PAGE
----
SWBTS Reform: Part Four(a)


First, an apology.

The Baptist Blogger has been slow to publish this new blogpost on seminary reform in Fort Worth, in part because our professional commitments have been extraordinarily time-consuming for a summer in the District of Columbia. Between that and a move and a few weeks of much-anticipated beachfront relaxation on the Eastern Shore and Long Island, we have not been as consumed with Baptist happenings as we were leading up to the 2018 annual meeting and the long-overdue ouster of Southwestern’s president.

(Excursus: Our sources inform us that the Doctors Patterson remain on campus, and a quickly-scheduled yard sale/giveaway of Pecan Manor’s effects was quickly un-scheduled by seminary personnel in recent days. We also understand that a suitable North Texas residence has been secured for the erstwhile First Couple, which is no small accomplishment given the housing demands of the former First Lady Emerita. More about that later.) 

There is, however, another reason we have tarried.

The Interim President of Southwestern Seminary deserves the chance to make decisions and implement sweeping changes — or at the very least, freeze changes already underway — as the school prepares for what will surely be a difficult 2018-19 academic year. A presidential search committee still has not been named, all necessary faculty reassignments and resignations have not been made public, and the school still faces significant funding shortfalls and enrollment declines.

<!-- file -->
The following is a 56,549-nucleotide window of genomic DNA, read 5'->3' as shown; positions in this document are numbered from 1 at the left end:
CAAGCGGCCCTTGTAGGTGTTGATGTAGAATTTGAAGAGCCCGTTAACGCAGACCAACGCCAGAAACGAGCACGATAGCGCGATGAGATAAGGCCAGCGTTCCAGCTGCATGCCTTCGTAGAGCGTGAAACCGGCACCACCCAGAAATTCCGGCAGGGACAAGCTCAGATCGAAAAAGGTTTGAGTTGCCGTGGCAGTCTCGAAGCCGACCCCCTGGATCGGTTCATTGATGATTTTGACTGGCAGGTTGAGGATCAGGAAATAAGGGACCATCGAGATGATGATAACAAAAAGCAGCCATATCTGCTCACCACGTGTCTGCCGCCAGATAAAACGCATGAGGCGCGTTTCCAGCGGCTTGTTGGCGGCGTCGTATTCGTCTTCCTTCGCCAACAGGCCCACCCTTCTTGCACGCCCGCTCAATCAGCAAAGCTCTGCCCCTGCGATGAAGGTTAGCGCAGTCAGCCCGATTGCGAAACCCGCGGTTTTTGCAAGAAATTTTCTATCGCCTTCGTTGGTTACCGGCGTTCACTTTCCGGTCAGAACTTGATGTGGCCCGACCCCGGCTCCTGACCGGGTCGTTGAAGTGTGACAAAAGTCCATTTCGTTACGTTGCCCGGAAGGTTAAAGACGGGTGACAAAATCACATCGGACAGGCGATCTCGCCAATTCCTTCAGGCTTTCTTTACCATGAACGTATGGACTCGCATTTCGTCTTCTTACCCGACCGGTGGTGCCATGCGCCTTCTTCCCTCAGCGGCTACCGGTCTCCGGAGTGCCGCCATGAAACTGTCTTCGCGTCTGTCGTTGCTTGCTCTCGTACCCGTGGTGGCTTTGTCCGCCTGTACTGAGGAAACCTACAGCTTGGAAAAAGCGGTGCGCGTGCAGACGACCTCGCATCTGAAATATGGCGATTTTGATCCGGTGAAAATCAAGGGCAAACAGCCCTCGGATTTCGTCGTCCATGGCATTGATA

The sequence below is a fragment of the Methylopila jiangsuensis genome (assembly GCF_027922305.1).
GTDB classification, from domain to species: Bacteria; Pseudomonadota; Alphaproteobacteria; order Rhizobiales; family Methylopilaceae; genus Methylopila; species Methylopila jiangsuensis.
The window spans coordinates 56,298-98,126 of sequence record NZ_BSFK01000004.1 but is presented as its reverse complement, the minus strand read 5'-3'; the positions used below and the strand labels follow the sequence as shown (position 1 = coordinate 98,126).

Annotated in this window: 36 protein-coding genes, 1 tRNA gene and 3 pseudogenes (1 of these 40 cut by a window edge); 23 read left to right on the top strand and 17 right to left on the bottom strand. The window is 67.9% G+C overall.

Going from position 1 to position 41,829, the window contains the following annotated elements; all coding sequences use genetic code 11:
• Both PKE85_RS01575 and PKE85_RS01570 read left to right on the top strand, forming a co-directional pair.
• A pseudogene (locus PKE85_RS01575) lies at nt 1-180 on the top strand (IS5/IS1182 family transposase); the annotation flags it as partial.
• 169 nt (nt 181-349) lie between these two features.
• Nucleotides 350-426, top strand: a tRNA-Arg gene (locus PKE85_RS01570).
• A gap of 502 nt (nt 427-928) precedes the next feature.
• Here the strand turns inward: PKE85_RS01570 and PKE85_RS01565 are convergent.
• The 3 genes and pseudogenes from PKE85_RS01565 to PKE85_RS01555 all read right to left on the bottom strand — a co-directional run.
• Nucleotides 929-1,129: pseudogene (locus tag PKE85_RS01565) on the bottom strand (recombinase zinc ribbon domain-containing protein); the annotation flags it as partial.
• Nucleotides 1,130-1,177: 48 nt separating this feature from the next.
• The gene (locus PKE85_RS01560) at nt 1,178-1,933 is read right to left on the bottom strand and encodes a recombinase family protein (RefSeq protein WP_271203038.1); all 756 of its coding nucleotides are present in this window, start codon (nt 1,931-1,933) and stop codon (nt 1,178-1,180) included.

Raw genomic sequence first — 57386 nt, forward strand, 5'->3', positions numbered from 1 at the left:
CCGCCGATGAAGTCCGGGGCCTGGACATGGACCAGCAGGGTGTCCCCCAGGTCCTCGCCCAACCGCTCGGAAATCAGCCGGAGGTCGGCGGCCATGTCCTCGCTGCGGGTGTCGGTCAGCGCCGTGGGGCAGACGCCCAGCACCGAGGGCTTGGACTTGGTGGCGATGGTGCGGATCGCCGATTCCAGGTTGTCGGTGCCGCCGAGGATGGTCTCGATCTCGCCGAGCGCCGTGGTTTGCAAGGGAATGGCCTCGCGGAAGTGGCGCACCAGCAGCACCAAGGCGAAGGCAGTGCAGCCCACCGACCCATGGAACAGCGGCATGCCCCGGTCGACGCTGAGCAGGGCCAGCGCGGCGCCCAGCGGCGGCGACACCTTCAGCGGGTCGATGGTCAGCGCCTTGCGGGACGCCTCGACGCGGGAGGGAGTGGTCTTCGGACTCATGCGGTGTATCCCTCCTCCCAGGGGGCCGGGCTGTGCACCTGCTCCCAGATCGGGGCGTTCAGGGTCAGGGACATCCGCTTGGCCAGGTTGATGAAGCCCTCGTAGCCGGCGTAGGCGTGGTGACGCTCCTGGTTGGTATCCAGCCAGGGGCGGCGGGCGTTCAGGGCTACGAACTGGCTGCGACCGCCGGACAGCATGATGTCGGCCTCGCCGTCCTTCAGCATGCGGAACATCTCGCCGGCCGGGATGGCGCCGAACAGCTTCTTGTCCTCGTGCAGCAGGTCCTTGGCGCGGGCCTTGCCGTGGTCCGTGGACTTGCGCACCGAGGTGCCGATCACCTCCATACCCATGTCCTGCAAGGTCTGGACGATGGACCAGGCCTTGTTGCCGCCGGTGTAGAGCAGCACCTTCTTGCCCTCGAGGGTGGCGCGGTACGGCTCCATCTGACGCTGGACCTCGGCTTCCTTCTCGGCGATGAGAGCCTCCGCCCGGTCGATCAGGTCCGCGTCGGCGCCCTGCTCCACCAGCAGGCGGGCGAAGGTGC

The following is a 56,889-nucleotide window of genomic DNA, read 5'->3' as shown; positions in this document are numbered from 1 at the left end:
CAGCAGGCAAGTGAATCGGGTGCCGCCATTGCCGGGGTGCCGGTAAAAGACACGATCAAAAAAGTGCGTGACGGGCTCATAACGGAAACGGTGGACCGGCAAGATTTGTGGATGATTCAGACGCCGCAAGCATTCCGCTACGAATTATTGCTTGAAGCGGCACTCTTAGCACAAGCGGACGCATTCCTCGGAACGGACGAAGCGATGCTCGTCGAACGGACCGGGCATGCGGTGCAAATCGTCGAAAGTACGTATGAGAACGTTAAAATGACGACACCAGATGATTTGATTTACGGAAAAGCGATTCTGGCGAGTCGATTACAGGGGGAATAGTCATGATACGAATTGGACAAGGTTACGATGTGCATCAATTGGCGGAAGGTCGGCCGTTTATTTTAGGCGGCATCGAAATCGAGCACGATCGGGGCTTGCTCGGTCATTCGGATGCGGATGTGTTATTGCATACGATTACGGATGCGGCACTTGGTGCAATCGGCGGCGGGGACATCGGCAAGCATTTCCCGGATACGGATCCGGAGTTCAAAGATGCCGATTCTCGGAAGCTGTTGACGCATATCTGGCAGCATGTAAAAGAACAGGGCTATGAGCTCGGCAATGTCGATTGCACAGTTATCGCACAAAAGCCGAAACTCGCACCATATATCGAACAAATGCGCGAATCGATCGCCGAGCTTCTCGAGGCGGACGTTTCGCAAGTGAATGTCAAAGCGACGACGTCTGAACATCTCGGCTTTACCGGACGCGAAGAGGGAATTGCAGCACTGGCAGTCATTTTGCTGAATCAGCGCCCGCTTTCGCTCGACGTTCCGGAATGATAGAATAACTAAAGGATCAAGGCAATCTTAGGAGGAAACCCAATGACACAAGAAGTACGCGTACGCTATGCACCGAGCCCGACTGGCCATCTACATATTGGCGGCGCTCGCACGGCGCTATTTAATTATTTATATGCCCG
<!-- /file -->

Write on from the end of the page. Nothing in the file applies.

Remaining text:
These are not small problems. Reforming Southwestern will be something like asbestos abatement in an historic building, but worse because there are structural deficiencies and numerous “improvements” that have been made in the last 15 years by unlicensed contractors.

Paige and Dorothy Patterson spent years making the seminary community in their own garish and corpulent image. On their watch the school built a bloated faculty, an empty chapel, and plenty of stained glass windows.

That effort nearly brought the school to ruin, aided and abetted by complicit trustees who either didn’t ask the tough questions, didn’t know to ask them, or believed that securing the Pattersons’ legacy was more important than preserving the seminary’s reputation and the convention’s assets.

The work of restoration always takes longer than the work of destruction, and so it will be for Southwestern Seminary.  Any fool — or pair of fools — can bulldoze a building. But not everyone can bring an edifice up again.

Or put another way: the mob took only a few short hours to kill Jesus.

But it took days to resurrect him, and then only after he’d descended into hell.

Southwestern Seminary will not come back in a fortnight, if she ever comes back at all. But the last thing Jeff Bingham needs is outside pressure to do this or that — to change this or that — when Pecan Manor has become a transitional care unit and too many inmates are still running the asylum.

Stay tuned . . . tonight (yes tonight) we will post Part Four(b).



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